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Top Catholic cardinal admits Church files on sex abuse were 'destroyed'

The cardinal was speaking at a landmark Vatican summit on tackling sex abuse in the clergy.

Cardinals and bishops pray with Pope Francis at the beginning of the third day of a Vatican's conference on dealing with sex abuse by priests
Cardinals and bishops pray with Pope Francis at the beginning of the third day of a Vatican's conference on dealing with sex abuse by priests
Image: Alessandra Tarantino via PA Images

A TOP CATHOLIC cardinal has admitted that Church files on priests who sexually abused children were destroyed or never even drawn up.

“Files that could have documented the terrible deeds and named those responsible were destroyed, or not even created,” German Cardinal Reinhard Marx told a landmark Vatican summit on tackling paedophilia in the clergy.

“Instead of the perpetrators, the victims were regulated and silence imposed on them,” he said.

“The stipulated procedures and processes for the prosecution of offences were deliberately not complied with, but instead cancelled or overridden.”

Marx was speaking on the third day of an unprecedented meeting of the world’s top bishops which Pope Francis has called in an effort to get on top of a crisis that has dogged the Roman Catholic Church for decades.

The ongoing scandals have escalated to touch many countries across the globe, with recent cases affecting Chile, Germany and the US.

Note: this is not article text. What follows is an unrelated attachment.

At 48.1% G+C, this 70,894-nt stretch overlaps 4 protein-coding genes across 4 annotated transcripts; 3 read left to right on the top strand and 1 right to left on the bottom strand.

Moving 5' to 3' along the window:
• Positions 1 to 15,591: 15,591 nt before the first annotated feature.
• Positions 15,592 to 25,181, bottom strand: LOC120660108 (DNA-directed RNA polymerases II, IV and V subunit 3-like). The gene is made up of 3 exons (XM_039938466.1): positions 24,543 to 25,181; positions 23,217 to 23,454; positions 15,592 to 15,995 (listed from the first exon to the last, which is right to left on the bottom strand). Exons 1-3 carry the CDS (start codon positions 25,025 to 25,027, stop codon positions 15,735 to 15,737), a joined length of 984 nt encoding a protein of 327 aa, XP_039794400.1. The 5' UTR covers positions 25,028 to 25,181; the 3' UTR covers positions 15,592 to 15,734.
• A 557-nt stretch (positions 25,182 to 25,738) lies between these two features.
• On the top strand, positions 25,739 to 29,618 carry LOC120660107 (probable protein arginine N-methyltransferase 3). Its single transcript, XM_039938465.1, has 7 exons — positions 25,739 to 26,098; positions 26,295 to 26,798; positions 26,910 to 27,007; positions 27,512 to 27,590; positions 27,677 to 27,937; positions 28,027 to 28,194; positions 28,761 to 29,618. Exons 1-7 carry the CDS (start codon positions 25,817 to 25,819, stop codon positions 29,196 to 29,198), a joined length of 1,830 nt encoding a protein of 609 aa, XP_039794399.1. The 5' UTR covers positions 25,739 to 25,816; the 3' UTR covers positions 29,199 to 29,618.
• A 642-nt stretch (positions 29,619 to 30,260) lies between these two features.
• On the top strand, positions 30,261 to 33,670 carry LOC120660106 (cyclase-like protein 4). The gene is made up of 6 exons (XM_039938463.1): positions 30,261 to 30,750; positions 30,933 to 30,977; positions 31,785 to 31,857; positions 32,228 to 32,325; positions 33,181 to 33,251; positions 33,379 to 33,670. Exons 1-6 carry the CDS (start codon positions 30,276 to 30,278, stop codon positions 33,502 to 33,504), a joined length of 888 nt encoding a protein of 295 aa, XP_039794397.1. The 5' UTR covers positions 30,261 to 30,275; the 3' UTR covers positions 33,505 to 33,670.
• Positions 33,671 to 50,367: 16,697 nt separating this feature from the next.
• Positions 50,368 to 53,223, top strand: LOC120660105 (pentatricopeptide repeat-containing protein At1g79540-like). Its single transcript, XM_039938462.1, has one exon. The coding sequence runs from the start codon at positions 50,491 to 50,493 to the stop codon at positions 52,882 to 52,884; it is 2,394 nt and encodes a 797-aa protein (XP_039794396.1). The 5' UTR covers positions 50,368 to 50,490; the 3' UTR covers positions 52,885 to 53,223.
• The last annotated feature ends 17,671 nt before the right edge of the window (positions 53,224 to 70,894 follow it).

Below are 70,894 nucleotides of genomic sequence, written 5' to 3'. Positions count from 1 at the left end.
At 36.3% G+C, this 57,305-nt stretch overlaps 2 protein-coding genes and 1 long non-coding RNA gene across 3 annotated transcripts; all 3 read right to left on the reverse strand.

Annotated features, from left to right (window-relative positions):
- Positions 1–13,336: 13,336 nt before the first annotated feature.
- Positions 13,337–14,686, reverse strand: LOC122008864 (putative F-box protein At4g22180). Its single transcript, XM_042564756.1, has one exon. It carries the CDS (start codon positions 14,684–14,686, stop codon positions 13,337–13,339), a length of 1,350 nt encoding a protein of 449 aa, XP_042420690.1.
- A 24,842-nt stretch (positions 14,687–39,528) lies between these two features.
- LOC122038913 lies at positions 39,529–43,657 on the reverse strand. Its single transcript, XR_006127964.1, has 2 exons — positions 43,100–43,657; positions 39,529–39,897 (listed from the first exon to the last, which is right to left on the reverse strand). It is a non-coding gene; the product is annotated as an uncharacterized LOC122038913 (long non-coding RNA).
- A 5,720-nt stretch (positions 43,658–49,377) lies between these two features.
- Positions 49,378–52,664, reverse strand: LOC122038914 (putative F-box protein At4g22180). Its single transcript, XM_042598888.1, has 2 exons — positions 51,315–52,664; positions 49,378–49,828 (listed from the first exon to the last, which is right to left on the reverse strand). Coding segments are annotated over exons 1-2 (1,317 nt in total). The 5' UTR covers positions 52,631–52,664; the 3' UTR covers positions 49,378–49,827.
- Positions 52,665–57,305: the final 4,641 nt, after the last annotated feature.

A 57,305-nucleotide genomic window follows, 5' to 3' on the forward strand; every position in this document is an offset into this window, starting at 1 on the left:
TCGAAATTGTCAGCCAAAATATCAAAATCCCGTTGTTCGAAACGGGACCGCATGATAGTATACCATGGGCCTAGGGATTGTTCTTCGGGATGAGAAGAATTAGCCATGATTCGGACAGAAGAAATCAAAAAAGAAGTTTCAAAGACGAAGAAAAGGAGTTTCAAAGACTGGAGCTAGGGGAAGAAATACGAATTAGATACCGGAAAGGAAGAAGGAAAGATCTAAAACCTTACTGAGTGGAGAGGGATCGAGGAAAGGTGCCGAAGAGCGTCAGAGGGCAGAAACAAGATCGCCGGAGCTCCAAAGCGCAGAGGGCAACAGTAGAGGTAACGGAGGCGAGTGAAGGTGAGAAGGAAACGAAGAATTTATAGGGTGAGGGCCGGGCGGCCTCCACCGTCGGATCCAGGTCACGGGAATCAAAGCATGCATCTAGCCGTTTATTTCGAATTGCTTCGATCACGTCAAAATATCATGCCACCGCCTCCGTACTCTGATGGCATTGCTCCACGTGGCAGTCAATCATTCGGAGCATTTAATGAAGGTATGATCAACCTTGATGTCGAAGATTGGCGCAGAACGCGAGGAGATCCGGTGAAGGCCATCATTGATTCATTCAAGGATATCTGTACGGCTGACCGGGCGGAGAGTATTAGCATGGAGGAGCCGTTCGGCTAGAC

The cardinal apologised personally in September to thousands of victims of sexual assault by clergy in the German Church, saying perpetrators must be brought to justice.

That followed the publication of a damning report by the German Bishops’ Conference showing that almost 3,700 minors – mainly boys – were assaulted in Germany between 1946 and 2014.

The report’s authors said the figure was “the tip of the iceberg”.

‘Victims’ rights trampled’

Investigations have revealed that in many cases priests accused of assaulting minors were transferred to other parishes as bishops turned a blind eye to protect the Church’s reputation.

“The rights of victims were effectively trampled underfoot, and left to the whims of individuals. These are all events that sharply contradict what the Church should stand for,” Marx said.

The cardinal said it was essential that victims felt “that they can trust the system”.

“There are no alternatives to traceability and transparency,” he insisted, adding that attempts to cover-up scandals risked seriously undermining the Catholic Church’s credibility.

Francis has told his bishops he wants “concrete measures” drawn up against child sex abuse, though survivor groups in Rome for the summit have accused the Vatican of fine words but little action.

Survivors have lambasted the centuries-old institution for not releasing the names and case files of priests convicted of abuse or possessing child pornography.

The Vatican has in the past refused to hand over internal documents about child sexual abuse cases to civil authorities investigating paedophilia.

Yesterday, Archbishop Charles Scicluna, one of the Vatican’s top prosecutors and an organiser of the summit, said the call for statistics to be released was “legitimate”.

‘Courageous step’

Marx, who belongs to the Church’s more liberal wing, said telling the public about what sort of investigations were underway and how many, would help counter “mistrust” in the Church which “leads to conspiracy theories”.

Transparency was also “extremely important” for other aspects of the Church, “for example in the area of finances”, he said.

“Let us take a courageous step in this direction,” he added.

© AFP 2019

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